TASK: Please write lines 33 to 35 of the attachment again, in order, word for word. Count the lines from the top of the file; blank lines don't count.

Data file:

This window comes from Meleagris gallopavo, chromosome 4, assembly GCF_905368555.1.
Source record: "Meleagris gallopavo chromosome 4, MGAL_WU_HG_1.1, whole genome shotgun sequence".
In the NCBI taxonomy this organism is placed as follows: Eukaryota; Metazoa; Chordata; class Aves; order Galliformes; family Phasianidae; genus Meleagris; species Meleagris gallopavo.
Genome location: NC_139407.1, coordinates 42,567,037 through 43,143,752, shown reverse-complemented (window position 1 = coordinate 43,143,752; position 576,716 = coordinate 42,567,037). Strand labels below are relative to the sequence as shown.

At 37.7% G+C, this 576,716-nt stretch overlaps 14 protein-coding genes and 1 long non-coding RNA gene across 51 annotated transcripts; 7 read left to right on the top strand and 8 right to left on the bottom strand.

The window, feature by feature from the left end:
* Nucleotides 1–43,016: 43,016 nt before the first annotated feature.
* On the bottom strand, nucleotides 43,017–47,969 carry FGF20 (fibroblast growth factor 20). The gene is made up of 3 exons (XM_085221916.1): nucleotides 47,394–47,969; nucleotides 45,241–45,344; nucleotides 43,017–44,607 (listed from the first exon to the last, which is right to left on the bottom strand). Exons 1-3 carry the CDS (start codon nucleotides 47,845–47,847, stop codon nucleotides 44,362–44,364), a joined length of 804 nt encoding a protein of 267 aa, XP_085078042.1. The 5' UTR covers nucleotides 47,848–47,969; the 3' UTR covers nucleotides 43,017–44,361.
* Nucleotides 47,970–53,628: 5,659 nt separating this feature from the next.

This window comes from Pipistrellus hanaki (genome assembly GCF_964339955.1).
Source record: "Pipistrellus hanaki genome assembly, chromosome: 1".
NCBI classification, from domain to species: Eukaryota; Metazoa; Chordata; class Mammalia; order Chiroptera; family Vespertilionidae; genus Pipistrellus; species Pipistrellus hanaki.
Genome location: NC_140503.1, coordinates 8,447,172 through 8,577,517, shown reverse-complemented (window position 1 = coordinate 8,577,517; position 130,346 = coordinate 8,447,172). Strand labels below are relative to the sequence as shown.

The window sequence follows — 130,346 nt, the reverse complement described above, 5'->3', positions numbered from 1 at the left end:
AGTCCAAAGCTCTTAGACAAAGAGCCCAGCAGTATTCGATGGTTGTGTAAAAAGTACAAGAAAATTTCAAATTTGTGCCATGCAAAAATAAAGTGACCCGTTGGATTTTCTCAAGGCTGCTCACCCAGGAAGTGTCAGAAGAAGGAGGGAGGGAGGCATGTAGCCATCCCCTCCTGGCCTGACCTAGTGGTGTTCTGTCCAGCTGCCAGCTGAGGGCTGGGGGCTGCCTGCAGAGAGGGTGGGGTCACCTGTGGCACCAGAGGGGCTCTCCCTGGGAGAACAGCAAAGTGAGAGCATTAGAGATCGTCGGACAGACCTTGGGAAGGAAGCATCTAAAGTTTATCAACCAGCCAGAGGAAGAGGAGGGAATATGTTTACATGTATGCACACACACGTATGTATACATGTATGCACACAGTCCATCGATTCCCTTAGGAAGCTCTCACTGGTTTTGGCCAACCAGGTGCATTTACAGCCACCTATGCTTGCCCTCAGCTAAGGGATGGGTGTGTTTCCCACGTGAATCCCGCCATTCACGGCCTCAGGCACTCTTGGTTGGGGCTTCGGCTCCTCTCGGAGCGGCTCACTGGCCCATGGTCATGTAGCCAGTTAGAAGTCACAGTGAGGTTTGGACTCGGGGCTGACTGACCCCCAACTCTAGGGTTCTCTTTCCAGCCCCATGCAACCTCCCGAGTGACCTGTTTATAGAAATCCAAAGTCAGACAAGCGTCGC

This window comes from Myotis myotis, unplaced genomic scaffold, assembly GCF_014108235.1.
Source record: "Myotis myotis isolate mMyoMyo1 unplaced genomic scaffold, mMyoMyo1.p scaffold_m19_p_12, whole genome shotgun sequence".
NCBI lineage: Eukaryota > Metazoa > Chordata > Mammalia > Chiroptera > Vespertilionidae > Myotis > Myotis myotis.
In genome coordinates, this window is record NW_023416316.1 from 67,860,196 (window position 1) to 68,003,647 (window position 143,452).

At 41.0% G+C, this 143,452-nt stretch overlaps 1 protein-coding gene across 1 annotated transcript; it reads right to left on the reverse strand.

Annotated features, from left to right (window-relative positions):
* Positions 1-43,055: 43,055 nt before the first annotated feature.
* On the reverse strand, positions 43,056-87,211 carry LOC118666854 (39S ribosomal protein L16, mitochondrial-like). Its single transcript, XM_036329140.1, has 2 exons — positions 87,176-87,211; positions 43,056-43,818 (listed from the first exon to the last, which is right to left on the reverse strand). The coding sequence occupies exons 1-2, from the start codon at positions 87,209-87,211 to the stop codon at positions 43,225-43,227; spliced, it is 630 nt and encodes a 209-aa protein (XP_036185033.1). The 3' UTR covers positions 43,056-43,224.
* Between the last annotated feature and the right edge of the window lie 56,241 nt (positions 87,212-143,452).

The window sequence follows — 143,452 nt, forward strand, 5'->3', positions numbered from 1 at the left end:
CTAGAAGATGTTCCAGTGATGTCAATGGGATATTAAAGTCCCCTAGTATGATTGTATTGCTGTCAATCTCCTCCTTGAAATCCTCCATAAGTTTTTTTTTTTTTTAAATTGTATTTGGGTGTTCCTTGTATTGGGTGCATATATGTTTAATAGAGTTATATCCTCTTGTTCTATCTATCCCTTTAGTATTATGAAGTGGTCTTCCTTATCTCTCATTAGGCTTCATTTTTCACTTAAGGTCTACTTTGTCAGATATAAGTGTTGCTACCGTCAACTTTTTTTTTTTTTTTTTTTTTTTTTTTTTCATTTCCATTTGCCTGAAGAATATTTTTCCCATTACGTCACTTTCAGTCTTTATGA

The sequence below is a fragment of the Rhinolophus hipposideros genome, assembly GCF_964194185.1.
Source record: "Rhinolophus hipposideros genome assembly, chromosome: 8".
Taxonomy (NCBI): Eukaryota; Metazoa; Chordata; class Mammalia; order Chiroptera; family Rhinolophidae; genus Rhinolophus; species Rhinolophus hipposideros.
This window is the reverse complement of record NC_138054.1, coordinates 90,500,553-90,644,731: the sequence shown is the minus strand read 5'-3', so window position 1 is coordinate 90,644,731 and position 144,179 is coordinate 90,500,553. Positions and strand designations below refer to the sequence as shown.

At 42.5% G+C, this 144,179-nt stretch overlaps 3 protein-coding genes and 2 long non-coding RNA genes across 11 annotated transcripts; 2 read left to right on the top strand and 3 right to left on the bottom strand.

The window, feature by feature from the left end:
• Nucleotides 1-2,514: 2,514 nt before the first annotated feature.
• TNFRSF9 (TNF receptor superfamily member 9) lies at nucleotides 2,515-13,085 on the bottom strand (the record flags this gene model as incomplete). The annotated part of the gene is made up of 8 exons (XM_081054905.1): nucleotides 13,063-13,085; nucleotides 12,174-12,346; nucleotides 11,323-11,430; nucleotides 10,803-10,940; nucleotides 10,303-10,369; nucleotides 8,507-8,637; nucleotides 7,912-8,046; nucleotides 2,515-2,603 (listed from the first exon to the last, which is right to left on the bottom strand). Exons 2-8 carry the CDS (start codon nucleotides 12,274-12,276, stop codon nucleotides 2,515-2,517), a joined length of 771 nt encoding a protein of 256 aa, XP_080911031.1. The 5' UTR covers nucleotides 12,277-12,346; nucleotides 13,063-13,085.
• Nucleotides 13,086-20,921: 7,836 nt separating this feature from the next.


• Nucleotides 1-2,514: 2,514 nt before the first annotated feature.
• TNFRSF9 (TNF receptor superfamily member 9) lies at nucleotides 2,515-13,085 on the bottom strand (the record flags this gene model as incomplete). The annotated part of the gene is made up of 8 exons (XM_081054905.1): nucleotides 13,063-13,085; nucleotides 12,174-12,346; nucleotides 11,323-11,430; nucleotides 10,803-10,940; nucleotides 10,303-10,369; nucleotides 8,507-8,637; nucleotides 7,912-8,046; nucleotides 2,515-2,603 (listed from the first exon to the last, which is right to left on the bottom strand). Exons 2-8 carry the CDS (start codon nucleotides 12,274-12,276, stop codon nucleotides 2,515-2,517), a joined length of 771 nt encoding a protein of 256 aa, XP_080911031.1. The 5' UTR covers nucleotides 12,277-12,346; nucleotides 13,063-13,085.
• Nucleotides 13,086-20,921: 7,836 nt separating this feature from the next.